Country Music Hall Becomes A Reality – Today In Country Music History [VIDEO]
November 3, 1961
Fred Rose started in the music industry with a radio show in his home town of Nashville, but moved to New York to try in hopes of making a living as a songwriter in New York City's infamous Tin Pan Alley.
In 1942 he returned to Nashville, teaming up with Roy Acuff to create the first Nashville-based music publishing company. Their Acuff-Rose Music was almost immediately successful, particularly with the enormous hits of client Hank Williams. Acuff-Rose Music remained a foundation of the country music business even after Fred's death; his son, Wesley Rose, took over the presidency and continued with Roy Acuff until 1985, when the company's catalog was sold to Gaylord Entertainment Company, parent company of the Grand Ole Opry.
While running the business, Fred Rose continued to write numerous country songs and eventually became one of the industry's most important personalities. He also wrote songs under the name Floyd Jenkins.
Jimmie Rogers influence as both a performer and a songwriter goes beyond the boundaries of country music. Rogers' songs have been covered by artists from all genres, from Bob Dylan to Merle Haggard, from Muddy Waters to Jerry Garcia and from Elvis Presley to Lynyrd Skynyrd to U2. His influence on music spans style, generation and genre. The 1982 Clint Eastwood film Honkytonk Man is loosely based on Rogers life. His most famous compositions are probably "Blue Yodel no. 1 (T for Texas)", "Frankie & Johnnie" and "I'm In The Jail House Now."
Rogers died of tuberculosis just days after his final recording sessions in May of 1933. True to form, his final recording was a song he wrote and recorded completely by himself, "Years Ago."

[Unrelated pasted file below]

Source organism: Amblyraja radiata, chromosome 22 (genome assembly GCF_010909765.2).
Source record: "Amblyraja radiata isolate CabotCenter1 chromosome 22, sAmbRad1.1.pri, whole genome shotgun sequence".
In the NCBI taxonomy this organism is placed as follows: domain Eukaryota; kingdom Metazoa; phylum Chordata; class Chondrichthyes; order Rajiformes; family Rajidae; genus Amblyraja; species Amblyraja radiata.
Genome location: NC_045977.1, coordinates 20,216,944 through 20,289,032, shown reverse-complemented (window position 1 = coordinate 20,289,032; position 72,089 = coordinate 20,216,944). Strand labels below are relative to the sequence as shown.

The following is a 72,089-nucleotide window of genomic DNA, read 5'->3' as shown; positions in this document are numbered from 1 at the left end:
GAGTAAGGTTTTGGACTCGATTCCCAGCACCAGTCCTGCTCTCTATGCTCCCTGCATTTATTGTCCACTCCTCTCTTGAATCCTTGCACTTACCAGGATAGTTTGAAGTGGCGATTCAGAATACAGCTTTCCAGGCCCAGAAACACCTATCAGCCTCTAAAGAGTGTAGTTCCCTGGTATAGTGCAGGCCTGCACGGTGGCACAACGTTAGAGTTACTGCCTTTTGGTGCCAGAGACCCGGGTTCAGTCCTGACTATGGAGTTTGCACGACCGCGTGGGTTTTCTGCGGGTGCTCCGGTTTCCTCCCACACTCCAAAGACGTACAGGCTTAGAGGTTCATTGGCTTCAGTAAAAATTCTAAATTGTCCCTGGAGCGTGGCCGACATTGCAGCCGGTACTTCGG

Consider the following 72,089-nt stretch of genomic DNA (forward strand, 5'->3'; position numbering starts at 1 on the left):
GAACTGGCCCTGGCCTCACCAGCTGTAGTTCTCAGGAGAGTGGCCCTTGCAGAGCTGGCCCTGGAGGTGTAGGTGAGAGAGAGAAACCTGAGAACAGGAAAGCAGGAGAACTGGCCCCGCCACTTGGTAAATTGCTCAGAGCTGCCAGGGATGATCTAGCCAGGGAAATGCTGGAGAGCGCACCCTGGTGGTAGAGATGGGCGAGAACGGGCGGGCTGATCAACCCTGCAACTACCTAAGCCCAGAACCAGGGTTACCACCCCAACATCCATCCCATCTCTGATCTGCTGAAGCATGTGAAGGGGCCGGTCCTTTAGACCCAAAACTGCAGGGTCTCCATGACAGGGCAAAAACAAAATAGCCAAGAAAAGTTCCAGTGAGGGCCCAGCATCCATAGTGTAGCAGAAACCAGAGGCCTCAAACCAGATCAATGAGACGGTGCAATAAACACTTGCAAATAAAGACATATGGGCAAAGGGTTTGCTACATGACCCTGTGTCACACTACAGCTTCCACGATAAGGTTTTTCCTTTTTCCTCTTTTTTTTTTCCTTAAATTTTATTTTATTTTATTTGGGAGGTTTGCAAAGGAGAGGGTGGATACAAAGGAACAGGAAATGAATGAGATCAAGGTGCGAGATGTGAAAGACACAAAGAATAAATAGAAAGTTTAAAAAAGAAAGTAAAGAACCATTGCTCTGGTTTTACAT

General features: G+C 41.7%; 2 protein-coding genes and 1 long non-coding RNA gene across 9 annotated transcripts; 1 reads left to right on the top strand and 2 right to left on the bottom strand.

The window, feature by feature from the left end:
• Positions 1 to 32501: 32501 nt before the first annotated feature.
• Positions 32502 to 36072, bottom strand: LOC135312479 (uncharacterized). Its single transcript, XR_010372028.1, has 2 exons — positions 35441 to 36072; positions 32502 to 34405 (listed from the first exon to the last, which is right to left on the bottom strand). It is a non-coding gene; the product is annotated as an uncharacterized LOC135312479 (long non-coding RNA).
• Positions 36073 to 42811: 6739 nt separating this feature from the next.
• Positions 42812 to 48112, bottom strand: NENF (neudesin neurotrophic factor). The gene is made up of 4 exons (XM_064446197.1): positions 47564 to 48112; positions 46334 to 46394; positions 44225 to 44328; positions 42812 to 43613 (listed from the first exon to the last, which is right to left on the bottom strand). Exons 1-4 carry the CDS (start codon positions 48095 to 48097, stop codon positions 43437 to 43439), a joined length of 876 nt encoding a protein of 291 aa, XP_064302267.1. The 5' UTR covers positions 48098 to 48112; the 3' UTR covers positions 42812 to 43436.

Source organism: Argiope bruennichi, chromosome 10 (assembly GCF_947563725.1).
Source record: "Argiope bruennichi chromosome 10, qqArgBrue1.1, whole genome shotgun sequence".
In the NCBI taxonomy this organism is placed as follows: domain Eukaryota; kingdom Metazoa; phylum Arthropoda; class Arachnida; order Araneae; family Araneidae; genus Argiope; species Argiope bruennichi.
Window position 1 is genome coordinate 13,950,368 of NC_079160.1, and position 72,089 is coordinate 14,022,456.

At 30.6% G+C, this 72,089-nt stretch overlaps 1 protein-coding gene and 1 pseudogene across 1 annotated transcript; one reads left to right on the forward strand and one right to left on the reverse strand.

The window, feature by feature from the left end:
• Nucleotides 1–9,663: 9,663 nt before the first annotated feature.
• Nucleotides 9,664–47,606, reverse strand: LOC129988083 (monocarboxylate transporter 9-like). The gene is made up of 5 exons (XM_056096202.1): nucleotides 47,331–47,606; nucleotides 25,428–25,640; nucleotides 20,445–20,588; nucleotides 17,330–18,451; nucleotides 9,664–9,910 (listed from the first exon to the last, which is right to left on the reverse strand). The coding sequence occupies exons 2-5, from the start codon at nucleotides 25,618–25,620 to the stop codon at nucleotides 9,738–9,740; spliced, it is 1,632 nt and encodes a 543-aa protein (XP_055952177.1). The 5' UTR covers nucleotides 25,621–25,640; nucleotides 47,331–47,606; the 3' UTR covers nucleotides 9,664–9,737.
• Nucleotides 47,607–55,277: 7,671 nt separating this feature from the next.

Known primarily as a performer, Hank Williams was also a prolific songwriter. Many of his songs went unrecorded until after his death, when they were covered by artists such as Elvis Presley, Bob Dylan, Jerry Lee Lewis, Merle Haggard, Gene Vincent, Carl Perkins, Ricky Nelson, Jack Scott and Conway Twitty.
On April 12, 2010, the Pulitzer Prize Board awarded Williams a posthumous special citation that paid tribute to his "craftsmanship as a songwriter who expressed universal feelings with poignant simplicity and played a pivotal role in transforming country music into a major musical and cultural force in American life."
Kenny Chesney’s album When The Sun Goes Down was certified triple platinum. The album featured the singles "There Goes My Life" (# 1), "When the Sun Goes Down" (duet with uncle Kracker - #1), "I Go Back" (#2), "The Woman with You" (#2), "Anything but Mine" (#1), and "Keg in the Closet" (#6).
The album, which sold 550,000 copies in its debut week (02/03/04), has since been certified by the RIAA 4x platinum.
Alabama’s album Alabama Live was certified platinum. The 1988 album included hits, album cuts and a rare cover of the Marshall Tucker Bands "Can't You See", which had never been previously released on an Alabama album.
2012 – Taylor Swift – “We Are Never Getting Back Together”
2007 – Kenny Chesney – “Don’t Blink”
2001 – Alan Jackson – “Where I Come From”
1990 – Reba McEntire – “You Lie”
1984 – Willie Nelson – “City of New Orleans”
1979 – Kenny Rogers – “You Decorated My Life”
1973 – George Jones & Tammy Wynette – “We’re Gonna Hold On”
1962 – Bill Anderson – “Momma Sang A Song”
1958 – Ray Price – “City Lights”
1956 – Ray Price – “Crazy Arms”
1951 – Hank Williams – “Hey Good Lookin’”
1945 – Tex Ritter – “You Two-timed Me Once Too Often”
2012 – Jason Aldean – Night Train
2007 – Rascal Flatts – Still Feels Good
2001 – O, Brother Where Art Thou soundtrack
1990 – Garth Brooks – No Fences
1984 – Willie Nelson – City of New Orleans
1979 – Waylon Jennings – Greatest Hits
1973 – Kris Kristofferson – Jesus Was A Capricorn